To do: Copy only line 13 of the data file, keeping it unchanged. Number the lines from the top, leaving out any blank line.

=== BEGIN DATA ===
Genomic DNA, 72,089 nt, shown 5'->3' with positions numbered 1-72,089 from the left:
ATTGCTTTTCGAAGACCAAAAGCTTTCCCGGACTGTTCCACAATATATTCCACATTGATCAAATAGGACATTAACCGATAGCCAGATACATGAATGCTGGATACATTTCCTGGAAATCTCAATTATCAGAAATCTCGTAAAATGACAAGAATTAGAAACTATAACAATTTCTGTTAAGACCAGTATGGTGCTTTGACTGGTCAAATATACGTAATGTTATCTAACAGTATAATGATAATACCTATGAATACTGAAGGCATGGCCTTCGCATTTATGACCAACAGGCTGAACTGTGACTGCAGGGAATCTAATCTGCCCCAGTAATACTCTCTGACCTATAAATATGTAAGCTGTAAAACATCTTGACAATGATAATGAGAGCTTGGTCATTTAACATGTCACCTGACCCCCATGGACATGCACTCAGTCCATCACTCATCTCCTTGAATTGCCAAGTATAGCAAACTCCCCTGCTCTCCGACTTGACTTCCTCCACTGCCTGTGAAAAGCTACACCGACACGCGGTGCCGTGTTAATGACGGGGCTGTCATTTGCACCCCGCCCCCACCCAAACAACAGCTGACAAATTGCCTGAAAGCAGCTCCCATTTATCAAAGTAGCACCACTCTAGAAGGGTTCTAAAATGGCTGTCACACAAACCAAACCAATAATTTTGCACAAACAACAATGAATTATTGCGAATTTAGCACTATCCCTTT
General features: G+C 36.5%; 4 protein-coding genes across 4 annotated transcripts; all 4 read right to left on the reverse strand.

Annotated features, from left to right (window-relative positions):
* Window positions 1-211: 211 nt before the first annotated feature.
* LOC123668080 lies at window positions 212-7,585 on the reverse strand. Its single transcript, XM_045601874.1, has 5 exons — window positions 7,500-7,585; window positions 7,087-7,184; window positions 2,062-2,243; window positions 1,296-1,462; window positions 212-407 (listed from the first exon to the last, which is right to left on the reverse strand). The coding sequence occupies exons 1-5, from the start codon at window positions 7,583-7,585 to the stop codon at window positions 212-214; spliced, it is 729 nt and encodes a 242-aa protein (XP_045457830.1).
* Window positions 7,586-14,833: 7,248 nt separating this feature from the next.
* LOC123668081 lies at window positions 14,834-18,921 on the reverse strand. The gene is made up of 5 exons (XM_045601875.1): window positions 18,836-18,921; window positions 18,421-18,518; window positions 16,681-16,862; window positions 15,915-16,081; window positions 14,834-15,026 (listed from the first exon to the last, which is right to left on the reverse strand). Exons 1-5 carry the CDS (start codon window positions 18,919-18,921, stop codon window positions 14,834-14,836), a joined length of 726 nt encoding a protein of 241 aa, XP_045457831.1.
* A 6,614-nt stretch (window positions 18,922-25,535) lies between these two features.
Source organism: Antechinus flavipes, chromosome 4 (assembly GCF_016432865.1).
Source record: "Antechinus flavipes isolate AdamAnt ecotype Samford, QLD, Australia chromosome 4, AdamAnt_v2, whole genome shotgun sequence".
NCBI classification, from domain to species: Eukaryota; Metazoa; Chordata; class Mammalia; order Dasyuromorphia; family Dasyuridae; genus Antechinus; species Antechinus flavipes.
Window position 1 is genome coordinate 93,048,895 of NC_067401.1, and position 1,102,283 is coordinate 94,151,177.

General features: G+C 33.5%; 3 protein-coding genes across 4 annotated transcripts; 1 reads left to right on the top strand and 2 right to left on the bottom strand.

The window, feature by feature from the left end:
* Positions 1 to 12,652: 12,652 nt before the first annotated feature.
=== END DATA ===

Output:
Window position 1 is genome coordinate 93,048,895 of NC_067401.1, and position 1,102,283 is coordinate 94,151,177.